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Population Status of Broomrape Fly, Phytomyza orobanchia (Diptera: Agromyzidae) with some Agricultural Practices under Semi-field Conditions



Abu- Shall, M.H. Amany and M.A.S. Al-Eryan
 
ABSTRACT

The use of some agricultural practices such as tillage and irrigation affected the natural population of Phytomyza orobanchia Kalt., the main active bioagent against broomrape in Egypt. During March of 2010/2011 season, fleshy plants of Orobanche crenata shoots were collected from faba bean fields. Under semi-field conditions, whole plants of Orobanche crenata shoots were buried at different depths (5, 10, 15, 20 and 25 cm) in sandy, sandy-loam and clay soil in pots and treated with three treatments of water (moistened, flooded and dry). At the beginning of the new activity season 2011/2012, emergence percentages of the broomrape fly, P. orobanchia from Orobanche shoots contained diapaused pupae were estimated, which were buried under the effects of different agricultural practices. Results revealed that the emergence percentage of Phytomyza adults had significantly reduced with increasing the depth of buried O. crenata shoots. Highest mean emergence percentage was (52.31%) occurred from puparia in Orobanche shoots buried in moist soil. On the other hand, sandy-loam soil was enough for emergence of 42.40%. It could be recommended to bury Orobanche shoots containing diapaused Phytomyza pupae at 5 cm depth after collected during March. After that it is recommended to cover the shoots with moistened and sandy-loam soil in order to increase the rate of initial Phytomyza population working in faba bean field against Orobanche crenata at the start of new season’s activity.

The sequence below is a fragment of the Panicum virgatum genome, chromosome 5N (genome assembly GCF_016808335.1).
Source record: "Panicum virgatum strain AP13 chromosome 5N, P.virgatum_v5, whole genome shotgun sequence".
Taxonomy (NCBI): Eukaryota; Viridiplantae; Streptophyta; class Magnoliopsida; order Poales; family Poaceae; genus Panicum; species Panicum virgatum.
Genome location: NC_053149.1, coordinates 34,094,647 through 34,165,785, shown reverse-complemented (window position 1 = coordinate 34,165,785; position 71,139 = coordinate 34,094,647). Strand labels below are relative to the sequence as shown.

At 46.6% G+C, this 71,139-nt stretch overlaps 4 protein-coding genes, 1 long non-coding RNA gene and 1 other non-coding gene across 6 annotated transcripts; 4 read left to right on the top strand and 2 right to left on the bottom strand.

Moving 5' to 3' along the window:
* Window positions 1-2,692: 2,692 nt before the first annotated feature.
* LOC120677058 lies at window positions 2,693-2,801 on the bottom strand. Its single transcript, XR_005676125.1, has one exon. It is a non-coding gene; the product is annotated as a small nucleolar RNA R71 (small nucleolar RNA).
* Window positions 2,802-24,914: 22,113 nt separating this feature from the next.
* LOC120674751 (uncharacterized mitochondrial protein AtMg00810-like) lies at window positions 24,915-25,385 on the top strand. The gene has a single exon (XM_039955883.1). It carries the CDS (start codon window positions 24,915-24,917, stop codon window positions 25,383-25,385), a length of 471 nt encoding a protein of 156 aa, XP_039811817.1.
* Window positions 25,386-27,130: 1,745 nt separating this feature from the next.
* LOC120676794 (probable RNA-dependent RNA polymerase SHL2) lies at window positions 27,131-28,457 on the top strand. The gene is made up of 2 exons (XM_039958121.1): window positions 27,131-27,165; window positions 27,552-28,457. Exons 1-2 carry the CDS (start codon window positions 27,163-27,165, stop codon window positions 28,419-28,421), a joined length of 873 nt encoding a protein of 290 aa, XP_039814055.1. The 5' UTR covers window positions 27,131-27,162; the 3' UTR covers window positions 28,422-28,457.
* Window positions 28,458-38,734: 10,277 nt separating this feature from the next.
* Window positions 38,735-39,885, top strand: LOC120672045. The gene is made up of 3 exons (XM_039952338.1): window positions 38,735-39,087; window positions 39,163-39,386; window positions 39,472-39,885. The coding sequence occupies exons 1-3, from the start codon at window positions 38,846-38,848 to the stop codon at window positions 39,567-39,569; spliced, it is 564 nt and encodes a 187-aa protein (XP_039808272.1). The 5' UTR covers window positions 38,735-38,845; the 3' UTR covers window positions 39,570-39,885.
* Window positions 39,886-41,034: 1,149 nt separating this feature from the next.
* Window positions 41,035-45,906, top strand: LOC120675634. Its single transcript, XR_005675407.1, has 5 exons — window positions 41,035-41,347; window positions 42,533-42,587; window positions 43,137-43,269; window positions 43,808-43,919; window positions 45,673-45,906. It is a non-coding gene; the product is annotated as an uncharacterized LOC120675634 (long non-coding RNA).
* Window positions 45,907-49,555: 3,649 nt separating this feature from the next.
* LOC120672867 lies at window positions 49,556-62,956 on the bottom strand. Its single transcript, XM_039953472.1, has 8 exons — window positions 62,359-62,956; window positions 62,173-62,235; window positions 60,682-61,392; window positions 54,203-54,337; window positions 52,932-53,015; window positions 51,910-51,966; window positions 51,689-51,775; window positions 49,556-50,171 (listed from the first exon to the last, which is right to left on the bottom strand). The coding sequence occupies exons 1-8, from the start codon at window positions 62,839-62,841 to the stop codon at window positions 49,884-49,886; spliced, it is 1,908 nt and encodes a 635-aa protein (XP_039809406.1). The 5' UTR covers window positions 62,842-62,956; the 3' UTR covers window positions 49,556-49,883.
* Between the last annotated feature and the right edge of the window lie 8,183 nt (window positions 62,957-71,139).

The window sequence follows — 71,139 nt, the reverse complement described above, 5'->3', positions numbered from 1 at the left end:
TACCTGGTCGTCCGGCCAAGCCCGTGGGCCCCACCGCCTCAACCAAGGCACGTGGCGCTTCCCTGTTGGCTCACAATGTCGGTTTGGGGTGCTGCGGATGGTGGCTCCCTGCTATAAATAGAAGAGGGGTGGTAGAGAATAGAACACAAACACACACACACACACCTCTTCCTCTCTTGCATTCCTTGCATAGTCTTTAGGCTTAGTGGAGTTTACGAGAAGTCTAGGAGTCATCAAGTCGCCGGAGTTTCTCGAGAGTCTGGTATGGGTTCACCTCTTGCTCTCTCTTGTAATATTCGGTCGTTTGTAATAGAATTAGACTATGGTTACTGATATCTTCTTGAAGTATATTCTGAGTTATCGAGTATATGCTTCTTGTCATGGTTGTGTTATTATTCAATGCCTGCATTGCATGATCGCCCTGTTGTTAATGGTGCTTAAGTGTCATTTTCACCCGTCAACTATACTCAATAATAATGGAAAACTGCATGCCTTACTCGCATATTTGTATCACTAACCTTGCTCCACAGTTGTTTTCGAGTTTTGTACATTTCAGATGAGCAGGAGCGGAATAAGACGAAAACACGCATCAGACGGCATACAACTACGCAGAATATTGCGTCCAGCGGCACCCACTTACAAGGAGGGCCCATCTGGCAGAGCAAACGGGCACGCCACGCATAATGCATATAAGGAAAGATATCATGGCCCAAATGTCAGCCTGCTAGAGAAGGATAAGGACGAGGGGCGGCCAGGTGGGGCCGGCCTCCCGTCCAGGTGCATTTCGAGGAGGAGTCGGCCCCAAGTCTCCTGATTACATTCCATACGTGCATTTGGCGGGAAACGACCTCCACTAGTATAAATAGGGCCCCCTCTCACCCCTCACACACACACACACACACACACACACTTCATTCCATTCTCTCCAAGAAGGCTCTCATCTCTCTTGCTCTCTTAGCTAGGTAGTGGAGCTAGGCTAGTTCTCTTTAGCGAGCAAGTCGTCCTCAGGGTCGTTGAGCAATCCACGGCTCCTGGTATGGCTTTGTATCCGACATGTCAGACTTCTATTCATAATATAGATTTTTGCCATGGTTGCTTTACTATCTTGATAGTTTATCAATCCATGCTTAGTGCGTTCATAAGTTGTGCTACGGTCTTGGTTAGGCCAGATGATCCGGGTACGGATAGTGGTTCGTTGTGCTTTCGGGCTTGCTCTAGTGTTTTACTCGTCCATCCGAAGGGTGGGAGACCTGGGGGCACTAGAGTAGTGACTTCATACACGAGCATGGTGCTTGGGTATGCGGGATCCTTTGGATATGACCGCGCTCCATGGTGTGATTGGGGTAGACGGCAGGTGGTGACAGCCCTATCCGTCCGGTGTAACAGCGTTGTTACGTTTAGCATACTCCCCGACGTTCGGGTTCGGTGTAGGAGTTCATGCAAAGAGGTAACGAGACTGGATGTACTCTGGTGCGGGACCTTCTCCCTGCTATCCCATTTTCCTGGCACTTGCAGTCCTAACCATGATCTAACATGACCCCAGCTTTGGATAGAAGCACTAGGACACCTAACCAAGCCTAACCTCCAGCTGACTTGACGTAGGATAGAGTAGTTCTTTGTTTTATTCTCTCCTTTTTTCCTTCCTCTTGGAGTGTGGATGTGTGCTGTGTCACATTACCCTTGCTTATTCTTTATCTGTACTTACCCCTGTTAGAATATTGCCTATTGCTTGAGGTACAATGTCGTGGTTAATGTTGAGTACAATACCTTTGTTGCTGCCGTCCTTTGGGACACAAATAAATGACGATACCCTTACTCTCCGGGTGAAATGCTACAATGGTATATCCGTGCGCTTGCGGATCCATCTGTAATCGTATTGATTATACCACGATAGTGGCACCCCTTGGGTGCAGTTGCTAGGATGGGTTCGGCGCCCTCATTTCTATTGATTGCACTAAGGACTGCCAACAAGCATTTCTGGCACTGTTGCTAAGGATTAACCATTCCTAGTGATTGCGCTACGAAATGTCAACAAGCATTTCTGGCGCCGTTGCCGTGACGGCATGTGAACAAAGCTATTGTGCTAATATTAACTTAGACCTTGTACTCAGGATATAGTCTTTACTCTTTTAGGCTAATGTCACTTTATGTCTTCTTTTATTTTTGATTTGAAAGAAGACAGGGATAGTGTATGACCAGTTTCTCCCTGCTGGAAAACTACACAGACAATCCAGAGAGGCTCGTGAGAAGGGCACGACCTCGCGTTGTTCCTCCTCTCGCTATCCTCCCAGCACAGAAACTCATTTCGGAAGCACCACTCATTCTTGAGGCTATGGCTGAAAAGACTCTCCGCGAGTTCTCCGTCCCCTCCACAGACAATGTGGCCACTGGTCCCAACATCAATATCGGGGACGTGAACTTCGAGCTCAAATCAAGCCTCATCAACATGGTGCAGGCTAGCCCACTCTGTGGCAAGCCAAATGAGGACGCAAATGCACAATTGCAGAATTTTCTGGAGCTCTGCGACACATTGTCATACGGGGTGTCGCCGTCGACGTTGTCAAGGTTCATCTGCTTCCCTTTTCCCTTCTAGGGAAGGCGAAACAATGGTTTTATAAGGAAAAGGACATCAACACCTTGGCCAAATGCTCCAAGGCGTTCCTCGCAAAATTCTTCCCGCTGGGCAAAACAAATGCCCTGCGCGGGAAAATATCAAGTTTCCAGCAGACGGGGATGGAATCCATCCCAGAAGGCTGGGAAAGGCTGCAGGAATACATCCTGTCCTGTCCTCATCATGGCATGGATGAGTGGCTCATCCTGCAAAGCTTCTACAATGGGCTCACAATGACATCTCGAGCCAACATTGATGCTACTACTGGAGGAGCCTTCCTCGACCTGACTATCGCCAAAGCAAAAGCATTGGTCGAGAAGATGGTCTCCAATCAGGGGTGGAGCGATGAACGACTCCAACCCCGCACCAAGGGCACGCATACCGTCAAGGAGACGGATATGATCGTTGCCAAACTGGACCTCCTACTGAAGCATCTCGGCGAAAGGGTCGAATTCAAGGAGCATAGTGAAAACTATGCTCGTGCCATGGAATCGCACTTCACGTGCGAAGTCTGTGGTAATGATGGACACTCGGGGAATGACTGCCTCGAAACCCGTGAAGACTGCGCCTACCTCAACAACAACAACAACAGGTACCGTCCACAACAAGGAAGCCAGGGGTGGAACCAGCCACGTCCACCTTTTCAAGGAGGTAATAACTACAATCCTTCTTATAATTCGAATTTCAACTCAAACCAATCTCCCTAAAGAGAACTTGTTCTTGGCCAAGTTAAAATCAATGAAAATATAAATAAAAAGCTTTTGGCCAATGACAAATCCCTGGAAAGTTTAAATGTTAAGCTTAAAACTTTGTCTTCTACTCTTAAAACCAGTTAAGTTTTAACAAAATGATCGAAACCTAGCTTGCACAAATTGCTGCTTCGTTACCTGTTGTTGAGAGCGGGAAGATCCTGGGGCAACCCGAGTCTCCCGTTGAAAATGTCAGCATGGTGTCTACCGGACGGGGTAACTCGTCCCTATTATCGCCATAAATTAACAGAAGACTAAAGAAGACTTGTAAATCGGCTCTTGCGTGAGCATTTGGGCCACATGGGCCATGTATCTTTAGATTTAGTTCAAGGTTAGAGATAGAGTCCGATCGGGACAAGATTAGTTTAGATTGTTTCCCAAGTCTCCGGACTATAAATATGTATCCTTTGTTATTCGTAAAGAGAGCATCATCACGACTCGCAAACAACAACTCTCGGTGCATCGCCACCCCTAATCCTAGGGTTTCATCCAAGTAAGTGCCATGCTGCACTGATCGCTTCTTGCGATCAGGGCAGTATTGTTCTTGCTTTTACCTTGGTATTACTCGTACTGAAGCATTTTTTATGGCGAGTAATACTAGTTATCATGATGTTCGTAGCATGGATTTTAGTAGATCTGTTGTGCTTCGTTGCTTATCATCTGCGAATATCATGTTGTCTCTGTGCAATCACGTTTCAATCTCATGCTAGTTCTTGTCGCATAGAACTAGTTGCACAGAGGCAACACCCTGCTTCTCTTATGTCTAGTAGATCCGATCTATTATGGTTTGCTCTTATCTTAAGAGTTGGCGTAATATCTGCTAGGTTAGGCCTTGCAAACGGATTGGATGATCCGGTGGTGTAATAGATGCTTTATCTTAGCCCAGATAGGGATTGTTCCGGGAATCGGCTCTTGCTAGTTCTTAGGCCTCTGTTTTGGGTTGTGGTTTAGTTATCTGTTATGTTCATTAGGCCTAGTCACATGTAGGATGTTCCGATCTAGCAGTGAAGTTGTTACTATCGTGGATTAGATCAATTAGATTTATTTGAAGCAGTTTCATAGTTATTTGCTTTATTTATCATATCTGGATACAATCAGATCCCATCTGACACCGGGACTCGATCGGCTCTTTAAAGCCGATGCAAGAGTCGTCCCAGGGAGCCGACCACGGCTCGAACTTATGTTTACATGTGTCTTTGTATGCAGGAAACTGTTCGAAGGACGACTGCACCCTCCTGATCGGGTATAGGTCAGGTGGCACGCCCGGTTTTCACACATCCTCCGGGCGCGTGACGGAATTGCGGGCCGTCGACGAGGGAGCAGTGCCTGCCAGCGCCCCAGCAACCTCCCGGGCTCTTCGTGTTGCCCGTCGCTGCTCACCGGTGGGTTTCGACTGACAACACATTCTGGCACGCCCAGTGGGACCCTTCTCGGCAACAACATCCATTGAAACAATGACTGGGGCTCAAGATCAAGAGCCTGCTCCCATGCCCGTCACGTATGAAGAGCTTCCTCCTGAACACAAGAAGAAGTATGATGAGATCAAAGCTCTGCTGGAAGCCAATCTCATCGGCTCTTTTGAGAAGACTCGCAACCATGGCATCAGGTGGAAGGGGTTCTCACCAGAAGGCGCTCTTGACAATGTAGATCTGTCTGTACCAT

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Abu- Shall, M.H. Amany and M.A.S. Al-Eryan, 2014. Population Status of Broomrape Fly, Phytomyza orobanchia (Diptera: Agromyzidae) with some Agricultural Practices under Semi-field Conditions. Journal of Entomology, 11: 42-48.

DOI: 10.3923/je.2014.42.48

URL: https://scialert.net/abstract/?doi=je.2014.42.48
 
Received: October 29, 2013; Accepted: January 23, 2014; Published: March 08, 2014

INTRODUCTION